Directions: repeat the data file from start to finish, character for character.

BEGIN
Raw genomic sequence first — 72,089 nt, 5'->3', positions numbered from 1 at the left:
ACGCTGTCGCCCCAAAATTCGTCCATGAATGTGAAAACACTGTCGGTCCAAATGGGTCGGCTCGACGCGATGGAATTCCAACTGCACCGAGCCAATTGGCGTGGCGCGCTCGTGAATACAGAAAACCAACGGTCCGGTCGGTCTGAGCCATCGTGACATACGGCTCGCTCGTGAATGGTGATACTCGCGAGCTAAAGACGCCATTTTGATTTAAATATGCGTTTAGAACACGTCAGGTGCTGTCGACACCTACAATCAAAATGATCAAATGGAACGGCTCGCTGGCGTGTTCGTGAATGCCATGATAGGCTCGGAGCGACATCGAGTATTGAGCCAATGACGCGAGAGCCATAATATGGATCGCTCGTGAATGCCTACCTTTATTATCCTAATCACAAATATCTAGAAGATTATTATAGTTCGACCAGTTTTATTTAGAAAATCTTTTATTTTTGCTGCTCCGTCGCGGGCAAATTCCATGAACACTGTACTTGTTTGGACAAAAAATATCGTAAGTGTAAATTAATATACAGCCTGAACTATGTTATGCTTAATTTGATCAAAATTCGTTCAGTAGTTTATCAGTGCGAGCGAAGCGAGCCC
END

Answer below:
Raw genomic sequence first — 72,089 nt, 5'->3', positions numbered from 1 at the left:
ACGCTGTCGCCCCAAAATTCGTCCATGAATGTGAAAACACTGTCGGTCCAAATGGGTCGGCTCGACGCGATGGAATTCCAACTGCACCGAGCCAATTGGCGTGGCGCGCTCGTGAATACAGAAAACCAACGGTCCGGTCGGTCTGAGCCATCGTGACATACGGCTCGCTCGTGAATGGTGATACTCGCGAGCTAAAGACGCCATTTTGATTTAAATATGCGTTTAGAACACGTCAGGTGCTGTCGACACCTACAATCAAAATGATCAAATGGAACGGCTCGCTGGCGTGTTCGTGAATGCCATGATAGGCTCGGAGCGACATCGAGTATTGAGCCAATGACGCGAGAGCCATAATATGGATCGCTCGTGAATGCCTACCTTTATTATCCTAATCACAAATATCTAGAAGATTATTATAGTTCGACCAGTTTTATTTAGAAAATCTTTTATTTTTGCTGCTCCGTCGCGGGCAAATTCCATGAACACTGTACTTGTTTGGACAAAAAATATCGTAAGTGTAAATTAATATACAGCCTGAACTATGTTATGCTTAATTTGATCAAAATTCGTTCAGTAGTTTATCAGTGCGAGCGAAGCGAGCCC